A national biometric database is hidden in the 800-page immigration legislation being proposed in the Senate, Wired.com reports.
The biometric database is a tool run by the Department of Homeland Security. It has the name, age, Social Security number and photograph of everyone in the country with a driver's license or state-issued photo ID.
Employers would be required to look up every new hire to confirm that they match their photo. Experts say the goal is to curb the hiring of undocumented immigrants.
But privacy groups say this could be the first step toward a national identification system.
"It starts to change the relationship between the citizen and state, you do have to get permission to do things," Wired.com quoted Chris Calabrese, a congressional lobbyist with the American Civil Liberties Union. "More fundamentally, it could be the start of keeping a record of all things."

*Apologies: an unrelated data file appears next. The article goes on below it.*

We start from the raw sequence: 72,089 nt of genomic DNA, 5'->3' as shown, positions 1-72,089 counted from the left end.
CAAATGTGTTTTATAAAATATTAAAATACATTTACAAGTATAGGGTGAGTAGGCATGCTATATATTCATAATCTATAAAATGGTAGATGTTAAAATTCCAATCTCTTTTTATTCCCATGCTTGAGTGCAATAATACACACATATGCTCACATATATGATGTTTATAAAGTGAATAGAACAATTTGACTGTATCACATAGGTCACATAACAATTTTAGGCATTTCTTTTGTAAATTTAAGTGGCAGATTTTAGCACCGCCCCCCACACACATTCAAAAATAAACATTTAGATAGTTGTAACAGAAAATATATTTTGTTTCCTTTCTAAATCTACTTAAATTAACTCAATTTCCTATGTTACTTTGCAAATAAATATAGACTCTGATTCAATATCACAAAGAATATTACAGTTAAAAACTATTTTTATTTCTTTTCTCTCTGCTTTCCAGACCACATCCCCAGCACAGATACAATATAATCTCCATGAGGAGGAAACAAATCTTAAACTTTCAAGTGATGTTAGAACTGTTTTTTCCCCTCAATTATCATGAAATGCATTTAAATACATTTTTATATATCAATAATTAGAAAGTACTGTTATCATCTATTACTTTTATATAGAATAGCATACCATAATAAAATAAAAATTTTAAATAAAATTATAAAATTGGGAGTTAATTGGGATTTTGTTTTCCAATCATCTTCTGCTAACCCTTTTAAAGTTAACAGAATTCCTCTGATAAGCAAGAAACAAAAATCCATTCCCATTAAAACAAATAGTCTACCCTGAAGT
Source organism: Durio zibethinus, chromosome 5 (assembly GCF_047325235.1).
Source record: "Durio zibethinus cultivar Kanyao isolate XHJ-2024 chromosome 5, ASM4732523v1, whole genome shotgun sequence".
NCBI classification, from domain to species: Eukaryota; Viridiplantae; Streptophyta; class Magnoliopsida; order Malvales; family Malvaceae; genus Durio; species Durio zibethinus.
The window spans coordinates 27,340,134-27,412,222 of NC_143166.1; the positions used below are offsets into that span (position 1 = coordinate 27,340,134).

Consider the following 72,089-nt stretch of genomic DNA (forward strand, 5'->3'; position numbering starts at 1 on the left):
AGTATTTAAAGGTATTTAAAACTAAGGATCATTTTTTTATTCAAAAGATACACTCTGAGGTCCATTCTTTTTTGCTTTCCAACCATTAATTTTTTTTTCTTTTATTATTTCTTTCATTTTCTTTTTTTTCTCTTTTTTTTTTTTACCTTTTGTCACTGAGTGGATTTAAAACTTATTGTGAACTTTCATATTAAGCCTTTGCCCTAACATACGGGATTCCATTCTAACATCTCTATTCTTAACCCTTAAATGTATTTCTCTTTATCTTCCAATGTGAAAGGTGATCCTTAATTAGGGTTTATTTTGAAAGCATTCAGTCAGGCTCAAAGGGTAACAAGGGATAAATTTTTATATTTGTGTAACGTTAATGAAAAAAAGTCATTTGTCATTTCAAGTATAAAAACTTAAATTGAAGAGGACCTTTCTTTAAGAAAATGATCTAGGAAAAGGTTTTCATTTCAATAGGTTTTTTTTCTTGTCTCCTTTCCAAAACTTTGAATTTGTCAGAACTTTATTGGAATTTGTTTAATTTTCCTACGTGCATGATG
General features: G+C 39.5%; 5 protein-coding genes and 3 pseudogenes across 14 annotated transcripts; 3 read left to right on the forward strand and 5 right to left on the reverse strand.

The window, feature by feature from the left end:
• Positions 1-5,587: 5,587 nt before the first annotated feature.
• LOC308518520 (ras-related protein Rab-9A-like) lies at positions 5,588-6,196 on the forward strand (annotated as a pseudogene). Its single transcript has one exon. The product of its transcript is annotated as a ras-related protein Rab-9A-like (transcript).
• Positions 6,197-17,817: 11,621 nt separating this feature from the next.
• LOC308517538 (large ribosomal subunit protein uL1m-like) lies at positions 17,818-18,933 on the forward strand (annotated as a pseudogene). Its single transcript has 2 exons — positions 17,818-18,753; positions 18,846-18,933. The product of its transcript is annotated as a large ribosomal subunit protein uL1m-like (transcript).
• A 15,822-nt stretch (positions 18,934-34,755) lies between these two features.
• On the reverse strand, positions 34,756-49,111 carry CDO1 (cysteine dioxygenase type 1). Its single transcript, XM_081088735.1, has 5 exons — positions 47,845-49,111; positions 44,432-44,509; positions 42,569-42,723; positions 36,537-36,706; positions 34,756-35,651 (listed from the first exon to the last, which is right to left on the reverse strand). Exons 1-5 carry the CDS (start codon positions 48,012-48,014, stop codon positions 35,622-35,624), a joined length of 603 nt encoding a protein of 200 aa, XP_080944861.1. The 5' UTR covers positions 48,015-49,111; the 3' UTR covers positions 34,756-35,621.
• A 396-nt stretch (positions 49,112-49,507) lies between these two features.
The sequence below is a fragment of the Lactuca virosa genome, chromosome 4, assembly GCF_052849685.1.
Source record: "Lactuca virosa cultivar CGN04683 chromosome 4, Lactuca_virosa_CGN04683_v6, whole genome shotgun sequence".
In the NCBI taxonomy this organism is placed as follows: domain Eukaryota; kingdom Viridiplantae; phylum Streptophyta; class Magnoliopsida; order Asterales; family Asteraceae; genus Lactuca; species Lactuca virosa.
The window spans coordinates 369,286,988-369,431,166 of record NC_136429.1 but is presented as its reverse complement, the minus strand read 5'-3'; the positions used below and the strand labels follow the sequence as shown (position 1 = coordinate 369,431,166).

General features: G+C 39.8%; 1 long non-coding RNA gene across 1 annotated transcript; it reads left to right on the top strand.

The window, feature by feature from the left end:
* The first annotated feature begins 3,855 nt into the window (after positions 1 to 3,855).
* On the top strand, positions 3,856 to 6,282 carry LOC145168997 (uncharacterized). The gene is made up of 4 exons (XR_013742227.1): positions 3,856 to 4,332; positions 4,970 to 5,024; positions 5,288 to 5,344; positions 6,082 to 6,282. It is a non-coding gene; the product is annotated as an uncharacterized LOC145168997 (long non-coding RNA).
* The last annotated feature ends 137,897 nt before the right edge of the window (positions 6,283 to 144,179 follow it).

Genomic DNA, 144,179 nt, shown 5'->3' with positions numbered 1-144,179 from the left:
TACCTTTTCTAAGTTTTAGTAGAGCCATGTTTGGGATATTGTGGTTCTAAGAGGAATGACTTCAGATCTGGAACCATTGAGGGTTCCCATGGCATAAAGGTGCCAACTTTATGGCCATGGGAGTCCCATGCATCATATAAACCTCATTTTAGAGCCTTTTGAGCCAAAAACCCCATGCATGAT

David Bier, an analyst with the Competitive Enterprise Institute, warned, "The most worrying aspect is that this creates a principle of permission basically to do certain activities and it can be used to restrict activities. It's like a national ID system without the card."
Presently, the debate in the Senate Judiciary Committee focuses on legalization for unauthorized immigrants. But critics say historically such limitations don't last. The national database will inevitably affect all Americans.
The committee debate is scheduled to resume May 14.
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